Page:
Quilt craft a careful, sensitive set of tracks here on Plaza, working in the mould of luscious, string-section-augmented, folk-pop-rock. It sounds like the output of some relaxed 1970’s Californians, in the best way possible. The band’s third album, Plaza is released by Mexican Summer, with an indie-store-exclusive option of clear vinyl.
7/10 Clinton Staff review, 24 February 2016
Quilt have released three records in my lifetime and it appears that I've reviewed them all without really noticing who they are. Bits and pieces of this album have been floating into my ears for the last few weeks yet every time I play it I kinda don't recognise it. Maybe this sums up my relationship with Quilt - I like it when it's playing but they don't do enough to draw me back.
They play a kind of Vivian Girls influenced (initially) pop that they ladle with psych influences such as flutes on opener 'Passersby'. Theirs is a tight and taut kraut influenced pop but it takes until track four 'O'Connors Barn' where I feel confident enough to have something to say about it. Kind of in the mid point between Suzanne Vega, Warpaint and Luscious Jackson it's a nicely constructed pop song that loosens them up sufficiently to deliver the more memorable songs that come later in the album such as the 60's Love-ish psych of 'Eliot St' and the dangerously laid back Woods folk pop of the sun dappled 'Something There'.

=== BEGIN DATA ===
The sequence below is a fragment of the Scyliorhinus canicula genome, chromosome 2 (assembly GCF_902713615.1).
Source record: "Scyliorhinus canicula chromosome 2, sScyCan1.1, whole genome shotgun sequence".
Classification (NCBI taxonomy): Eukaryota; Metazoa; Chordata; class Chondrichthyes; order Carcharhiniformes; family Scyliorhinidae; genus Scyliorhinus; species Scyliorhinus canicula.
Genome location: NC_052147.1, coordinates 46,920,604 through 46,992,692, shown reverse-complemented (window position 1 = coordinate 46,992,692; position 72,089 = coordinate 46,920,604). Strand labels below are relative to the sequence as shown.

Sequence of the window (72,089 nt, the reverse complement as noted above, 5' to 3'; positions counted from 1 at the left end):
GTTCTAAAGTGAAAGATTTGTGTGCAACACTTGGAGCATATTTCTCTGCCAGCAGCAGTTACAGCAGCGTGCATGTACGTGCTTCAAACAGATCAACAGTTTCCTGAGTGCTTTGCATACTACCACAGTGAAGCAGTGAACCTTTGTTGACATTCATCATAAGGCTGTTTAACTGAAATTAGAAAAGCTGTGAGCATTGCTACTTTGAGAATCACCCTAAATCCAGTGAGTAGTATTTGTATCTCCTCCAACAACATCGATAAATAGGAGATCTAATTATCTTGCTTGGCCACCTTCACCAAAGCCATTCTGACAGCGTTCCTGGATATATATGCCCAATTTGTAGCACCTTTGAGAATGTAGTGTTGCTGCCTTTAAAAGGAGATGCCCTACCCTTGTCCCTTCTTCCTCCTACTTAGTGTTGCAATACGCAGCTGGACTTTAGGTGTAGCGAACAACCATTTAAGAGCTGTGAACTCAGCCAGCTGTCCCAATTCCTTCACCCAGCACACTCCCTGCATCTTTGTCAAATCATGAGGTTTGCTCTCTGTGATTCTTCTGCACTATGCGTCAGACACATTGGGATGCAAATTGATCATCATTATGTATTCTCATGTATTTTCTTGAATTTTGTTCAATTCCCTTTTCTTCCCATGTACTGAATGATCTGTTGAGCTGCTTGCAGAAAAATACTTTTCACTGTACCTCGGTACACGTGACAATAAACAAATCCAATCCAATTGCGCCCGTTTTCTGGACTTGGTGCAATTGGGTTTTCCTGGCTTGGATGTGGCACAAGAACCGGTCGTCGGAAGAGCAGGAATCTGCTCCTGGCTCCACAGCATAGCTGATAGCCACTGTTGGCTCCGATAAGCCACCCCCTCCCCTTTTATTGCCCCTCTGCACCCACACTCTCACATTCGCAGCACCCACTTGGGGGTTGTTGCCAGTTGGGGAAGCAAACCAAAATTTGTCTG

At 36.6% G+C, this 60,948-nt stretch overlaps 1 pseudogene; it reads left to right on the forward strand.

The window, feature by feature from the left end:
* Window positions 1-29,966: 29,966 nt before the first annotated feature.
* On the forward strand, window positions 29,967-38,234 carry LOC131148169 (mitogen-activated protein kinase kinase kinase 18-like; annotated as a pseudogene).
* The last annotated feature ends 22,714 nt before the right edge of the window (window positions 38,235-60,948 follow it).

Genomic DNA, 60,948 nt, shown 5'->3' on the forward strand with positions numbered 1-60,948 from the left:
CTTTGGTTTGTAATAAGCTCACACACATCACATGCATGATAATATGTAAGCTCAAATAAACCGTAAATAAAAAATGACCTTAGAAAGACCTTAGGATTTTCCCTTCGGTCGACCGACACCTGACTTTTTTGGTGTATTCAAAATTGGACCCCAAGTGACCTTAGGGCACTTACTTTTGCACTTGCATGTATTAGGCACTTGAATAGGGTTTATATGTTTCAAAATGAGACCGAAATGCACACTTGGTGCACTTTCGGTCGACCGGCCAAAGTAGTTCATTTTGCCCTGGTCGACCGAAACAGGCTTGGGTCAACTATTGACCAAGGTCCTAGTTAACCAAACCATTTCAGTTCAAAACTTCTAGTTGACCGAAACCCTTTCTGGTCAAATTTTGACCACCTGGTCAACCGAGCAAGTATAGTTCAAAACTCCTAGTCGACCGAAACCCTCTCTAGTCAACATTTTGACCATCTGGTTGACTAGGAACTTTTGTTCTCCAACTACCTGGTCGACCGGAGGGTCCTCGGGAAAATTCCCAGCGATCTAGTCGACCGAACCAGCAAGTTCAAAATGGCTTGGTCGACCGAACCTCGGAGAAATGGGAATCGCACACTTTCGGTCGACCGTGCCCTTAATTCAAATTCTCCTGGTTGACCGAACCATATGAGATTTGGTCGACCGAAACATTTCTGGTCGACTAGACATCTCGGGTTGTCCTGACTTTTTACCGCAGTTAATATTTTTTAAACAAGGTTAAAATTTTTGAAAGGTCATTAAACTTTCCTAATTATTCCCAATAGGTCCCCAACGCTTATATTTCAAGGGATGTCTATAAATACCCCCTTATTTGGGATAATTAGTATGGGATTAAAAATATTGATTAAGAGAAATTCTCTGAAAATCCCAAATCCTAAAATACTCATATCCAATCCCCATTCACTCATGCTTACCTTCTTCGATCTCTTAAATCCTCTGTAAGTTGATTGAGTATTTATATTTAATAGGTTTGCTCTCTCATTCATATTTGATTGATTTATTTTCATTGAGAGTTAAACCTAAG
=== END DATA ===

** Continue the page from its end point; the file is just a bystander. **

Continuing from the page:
It's a strange mix - the opening half of the record is a little uptight but when they decide half way through that actually, yes, they are '60s flower children at heart the whole thing shifts up a gear culminating the magnificent closing 'Own Ways'. A song that owes something to David Crosby, a little to Stephen Stills and a smidge to Graham Nash. Quilt should be confident at being out of fashion - they are rather good at it.
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